Humoral Immunity B Cells and Humoral immunity The

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Humoral Immunity

Humoral Immunity

B Cells and Humoral immunity • The humoral response is carried out by antibodies

B Cells and Humoral immunity • The humoral response is carried out by antibodies which are produced by Plasma cells. • Plasma cells are derived from activated Bcells that are produced in the bone marrow

The innate immune system activates Acquired immunity • Cells of the innate immune system

The innate immune system activates Acquired immunity • Cells of the innate immune system activate the specific immune response. • A group of cells called Antigen presenting cells (APC) activate the acquired immune system. • Macrophages, Dendritic cells and B-cells are examples of types of APCs. • APCs turn on the acquired immune system by activating T-Helper cells (TH-cells). • TH-cells in turn activate either the cell mediated or the humoral immune system.

Humoral immunity APC APC TH TH B

Humoral immunity APC APC TH TH B

APC The Microbial antigen is ingested by an APC and partially digested. Fragments from

APC The Microbial antigen is ingested by an APC and partially digested. Fragments from microbe bind with the MHC II to form a MHC II /Ag complex on the surface of the APC

APC TH A Helper T cell, specific for the presented antigen, binds to the

APC TH A Helper T cell, specific for the presented antigen, binds to the MHC II/Ag complex

APC APC TH TH B The helper T cell then activates an appropriate B

APC APC TH TH B The helper T cell then activates an appropriate B cell by releasing IL-2 to it.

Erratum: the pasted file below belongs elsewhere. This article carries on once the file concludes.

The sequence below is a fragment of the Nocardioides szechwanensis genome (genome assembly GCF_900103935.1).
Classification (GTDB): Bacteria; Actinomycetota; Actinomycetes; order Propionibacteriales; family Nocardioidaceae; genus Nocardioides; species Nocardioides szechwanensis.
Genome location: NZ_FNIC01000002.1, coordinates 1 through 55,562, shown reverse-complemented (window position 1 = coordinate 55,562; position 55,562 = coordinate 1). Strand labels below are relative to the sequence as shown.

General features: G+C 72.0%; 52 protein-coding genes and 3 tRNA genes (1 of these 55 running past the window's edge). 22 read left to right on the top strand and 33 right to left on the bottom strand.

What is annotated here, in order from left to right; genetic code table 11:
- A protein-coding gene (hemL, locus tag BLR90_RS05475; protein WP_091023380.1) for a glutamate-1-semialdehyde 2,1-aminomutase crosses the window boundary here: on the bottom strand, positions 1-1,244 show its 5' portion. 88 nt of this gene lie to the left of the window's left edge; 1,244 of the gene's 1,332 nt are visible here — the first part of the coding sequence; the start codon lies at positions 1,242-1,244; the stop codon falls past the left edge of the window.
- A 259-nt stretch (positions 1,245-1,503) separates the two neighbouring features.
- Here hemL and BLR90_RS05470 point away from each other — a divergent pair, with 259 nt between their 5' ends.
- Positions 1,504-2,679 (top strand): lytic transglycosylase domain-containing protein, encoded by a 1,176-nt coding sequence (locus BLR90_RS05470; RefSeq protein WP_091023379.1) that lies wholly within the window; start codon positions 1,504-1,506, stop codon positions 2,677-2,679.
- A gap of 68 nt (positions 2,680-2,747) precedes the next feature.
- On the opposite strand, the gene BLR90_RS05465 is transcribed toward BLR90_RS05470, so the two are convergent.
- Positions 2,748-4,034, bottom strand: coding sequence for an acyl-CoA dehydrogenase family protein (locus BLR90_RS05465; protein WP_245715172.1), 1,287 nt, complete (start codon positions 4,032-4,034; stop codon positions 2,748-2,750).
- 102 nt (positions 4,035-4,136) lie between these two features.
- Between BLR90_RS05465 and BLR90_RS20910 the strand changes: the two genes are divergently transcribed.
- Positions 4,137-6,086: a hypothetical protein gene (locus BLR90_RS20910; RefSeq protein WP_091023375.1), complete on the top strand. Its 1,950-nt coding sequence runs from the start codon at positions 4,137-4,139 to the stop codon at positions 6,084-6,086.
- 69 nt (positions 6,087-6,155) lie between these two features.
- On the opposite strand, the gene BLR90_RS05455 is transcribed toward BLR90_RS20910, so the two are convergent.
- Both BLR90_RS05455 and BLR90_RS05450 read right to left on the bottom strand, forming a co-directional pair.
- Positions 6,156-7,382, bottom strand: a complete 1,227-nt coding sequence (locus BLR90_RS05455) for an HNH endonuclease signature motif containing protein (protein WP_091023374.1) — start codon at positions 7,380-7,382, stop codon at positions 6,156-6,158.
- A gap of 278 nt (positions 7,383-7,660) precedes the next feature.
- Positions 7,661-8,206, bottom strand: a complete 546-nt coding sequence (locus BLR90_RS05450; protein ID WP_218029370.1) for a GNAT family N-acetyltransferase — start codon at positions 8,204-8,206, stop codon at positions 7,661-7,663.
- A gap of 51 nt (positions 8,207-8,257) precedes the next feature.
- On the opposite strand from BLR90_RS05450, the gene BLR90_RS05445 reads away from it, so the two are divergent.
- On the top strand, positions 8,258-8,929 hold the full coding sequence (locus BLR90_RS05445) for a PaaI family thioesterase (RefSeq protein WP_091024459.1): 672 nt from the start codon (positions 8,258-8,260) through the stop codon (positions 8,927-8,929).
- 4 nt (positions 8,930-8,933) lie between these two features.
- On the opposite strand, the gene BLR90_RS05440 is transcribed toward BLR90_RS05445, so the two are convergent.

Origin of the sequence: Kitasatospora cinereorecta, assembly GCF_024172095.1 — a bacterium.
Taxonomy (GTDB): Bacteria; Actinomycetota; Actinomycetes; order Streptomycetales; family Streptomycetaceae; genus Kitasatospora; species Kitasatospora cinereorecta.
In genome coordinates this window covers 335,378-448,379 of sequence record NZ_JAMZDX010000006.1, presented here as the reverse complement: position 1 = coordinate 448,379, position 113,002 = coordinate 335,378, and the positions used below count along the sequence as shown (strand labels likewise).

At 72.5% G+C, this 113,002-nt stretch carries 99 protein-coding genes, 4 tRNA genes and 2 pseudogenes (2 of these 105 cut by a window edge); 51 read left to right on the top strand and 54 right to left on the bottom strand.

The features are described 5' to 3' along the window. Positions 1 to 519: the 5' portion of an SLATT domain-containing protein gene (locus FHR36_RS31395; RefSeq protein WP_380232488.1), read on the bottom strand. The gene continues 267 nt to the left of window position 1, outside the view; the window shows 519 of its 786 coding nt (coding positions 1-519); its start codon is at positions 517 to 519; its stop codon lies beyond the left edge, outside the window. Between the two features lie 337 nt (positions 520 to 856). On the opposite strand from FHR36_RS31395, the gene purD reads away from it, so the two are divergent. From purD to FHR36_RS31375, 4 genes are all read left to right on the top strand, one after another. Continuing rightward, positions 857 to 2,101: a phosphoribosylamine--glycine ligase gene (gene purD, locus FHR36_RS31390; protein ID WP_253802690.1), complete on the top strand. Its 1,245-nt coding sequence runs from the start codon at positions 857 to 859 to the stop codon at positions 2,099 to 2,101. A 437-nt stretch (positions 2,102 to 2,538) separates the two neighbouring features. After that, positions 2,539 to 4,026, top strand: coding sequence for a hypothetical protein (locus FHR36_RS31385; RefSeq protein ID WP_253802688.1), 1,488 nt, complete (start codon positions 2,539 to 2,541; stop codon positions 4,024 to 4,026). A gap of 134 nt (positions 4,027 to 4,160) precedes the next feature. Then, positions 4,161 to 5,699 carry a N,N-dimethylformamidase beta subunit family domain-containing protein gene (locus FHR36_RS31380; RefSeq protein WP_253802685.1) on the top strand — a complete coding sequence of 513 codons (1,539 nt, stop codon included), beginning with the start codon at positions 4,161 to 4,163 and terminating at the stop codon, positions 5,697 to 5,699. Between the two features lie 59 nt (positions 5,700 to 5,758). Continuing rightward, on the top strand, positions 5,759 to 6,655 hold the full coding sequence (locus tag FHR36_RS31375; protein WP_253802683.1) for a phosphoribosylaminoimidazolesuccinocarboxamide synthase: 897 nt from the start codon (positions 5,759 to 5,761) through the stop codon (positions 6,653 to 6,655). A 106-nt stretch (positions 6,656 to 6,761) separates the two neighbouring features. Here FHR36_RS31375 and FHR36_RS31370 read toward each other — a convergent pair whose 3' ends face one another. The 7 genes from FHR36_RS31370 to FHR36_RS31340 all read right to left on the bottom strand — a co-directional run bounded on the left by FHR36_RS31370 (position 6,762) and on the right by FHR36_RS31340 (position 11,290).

APC TH • The interaction between the TH-cell and the B-cell causes the B-

APC TH • The interaction between the TH-cell and the B-cell causes the B- cell to differentiate into Plasma cells and memory cells.

Memory cells • Memory cells do not react right away but are held in

Memory cells • Memory cells do not react right away but are held in reserve for later infections. The secondary response that is carried out by memory cells is different in 3 ways. – Memory cells produce antibodies that bind with greater affinity to their antigens than the antibodies produced in the initial response. – The response time is much vaster than the primary response – A greater number of antibodies are produced.

Function of Antibodies

Function of Antibodies

Function of Antibodies • Antibodies function in 6 ways to protect the body –

Function of Antibodies • Antibodies function in 6 ways to protect the body – Aggltination: Enhances phagocytosis and reduces number of infectious units to be dealt with – Opsonization: Coating antigen with antibody enhances phagocytosis – Neutralization: blocks adhesion of bacteria and viruses to mucosa. Also blocks active site of toxin

Function of Antibodies Cont • Activation of complement • Increases inflammation through the byproducts

Function of Antibodies Cont • Activation of complement • Increases inflammation through the byproducts of the complement system (C 5 a and C 3 a) • Antibody dependant cell mediated cytotoxicity: Antibodies attached to target cell cause destruction by non specific immune system cells.

Structure of Antibodies

Structure of Antibodies

Structure of an Antibody • Antibody composed of two heavy chains and two light

Structure of an Antibody • Antibody composed of two heavy chains and two light chains. These chains bind together to make a Y shaped molecule. See figure 17. 5.